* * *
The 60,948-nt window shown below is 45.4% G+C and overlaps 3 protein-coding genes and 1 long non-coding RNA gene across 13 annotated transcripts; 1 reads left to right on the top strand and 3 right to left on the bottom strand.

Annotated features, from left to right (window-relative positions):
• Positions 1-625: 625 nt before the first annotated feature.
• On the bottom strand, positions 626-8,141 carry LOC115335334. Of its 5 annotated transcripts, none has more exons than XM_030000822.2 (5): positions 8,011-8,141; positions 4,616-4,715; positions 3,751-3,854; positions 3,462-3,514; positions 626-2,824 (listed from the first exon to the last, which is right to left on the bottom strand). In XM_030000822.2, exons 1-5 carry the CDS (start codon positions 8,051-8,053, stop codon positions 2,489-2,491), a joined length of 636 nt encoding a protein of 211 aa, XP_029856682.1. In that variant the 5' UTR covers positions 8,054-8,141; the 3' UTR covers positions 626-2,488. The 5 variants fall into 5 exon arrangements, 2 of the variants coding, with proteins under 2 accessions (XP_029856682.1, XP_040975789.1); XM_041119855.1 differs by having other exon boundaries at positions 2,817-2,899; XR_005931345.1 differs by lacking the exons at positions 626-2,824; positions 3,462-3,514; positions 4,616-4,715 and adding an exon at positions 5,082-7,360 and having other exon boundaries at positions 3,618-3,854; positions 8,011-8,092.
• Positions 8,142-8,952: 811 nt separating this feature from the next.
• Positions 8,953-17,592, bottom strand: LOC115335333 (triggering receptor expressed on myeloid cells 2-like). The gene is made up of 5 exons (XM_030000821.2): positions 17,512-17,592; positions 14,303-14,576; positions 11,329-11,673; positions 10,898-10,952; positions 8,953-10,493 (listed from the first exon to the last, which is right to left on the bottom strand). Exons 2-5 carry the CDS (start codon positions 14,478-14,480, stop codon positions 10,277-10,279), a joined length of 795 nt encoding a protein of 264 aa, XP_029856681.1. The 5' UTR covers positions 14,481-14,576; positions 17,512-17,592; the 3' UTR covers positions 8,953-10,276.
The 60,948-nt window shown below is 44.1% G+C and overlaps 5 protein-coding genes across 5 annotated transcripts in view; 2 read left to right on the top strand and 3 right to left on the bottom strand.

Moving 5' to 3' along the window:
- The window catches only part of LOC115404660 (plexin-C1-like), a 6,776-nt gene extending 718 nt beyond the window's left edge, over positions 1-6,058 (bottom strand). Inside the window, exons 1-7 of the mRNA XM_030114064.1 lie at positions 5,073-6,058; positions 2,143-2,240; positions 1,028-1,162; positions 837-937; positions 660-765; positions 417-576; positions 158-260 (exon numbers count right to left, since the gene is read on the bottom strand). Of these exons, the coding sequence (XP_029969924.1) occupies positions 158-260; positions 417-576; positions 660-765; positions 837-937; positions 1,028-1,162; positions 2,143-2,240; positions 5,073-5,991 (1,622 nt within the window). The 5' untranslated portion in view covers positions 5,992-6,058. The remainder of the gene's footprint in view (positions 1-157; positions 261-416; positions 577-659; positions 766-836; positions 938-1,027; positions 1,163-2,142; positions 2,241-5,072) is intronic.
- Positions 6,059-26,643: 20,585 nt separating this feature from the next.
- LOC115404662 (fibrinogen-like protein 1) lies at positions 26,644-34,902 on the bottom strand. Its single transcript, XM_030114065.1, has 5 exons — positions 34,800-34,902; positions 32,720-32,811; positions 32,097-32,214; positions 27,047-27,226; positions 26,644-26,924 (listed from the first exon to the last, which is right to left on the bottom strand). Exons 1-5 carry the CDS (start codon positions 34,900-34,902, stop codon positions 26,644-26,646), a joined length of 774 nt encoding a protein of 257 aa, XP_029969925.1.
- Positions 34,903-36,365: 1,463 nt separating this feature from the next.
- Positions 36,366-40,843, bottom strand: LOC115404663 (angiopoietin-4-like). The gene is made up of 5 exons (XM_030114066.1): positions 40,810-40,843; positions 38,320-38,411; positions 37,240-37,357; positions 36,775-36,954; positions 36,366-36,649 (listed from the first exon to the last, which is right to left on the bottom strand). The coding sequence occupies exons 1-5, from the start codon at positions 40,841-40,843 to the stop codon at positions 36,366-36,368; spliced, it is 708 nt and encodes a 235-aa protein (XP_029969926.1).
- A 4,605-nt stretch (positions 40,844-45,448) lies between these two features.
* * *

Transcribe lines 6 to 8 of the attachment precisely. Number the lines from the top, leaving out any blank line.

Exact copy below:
• Positions 8,953-17,592, bottom strand: LOC115335333 (triggering receptor expressed on myeloid cells 2-like). The gene is made up of 5 exons (XM_030000821.2): positions 17,512-17,592; positions 14,303-14,576; positions 11,329-11,673; positions 10,898-10,952; positions 8,953-10,493 (listed from the first exon to the last, which is right to left on the bottom strand). Exons 2-5 carry the CDS (start codon positions 14,478-14,480, stop codon positions 10,277-10,279), a joined length of 795 nt encoding a protein of 264 aa, XP_029856681.1. The 5' UTR covers positions 14,481-14,576; positions 17,512-17,592; the 3' UTR covers positions 8,953-10,276.
The 60,948-nt window shown below is 44.1% G+C and overlaps 5 protein-coding genes across 5 annotated transcripts in view; 2 read left to right on the top strand and 3 right to left on the bottom strand.

Moving 5' to 3' along the window: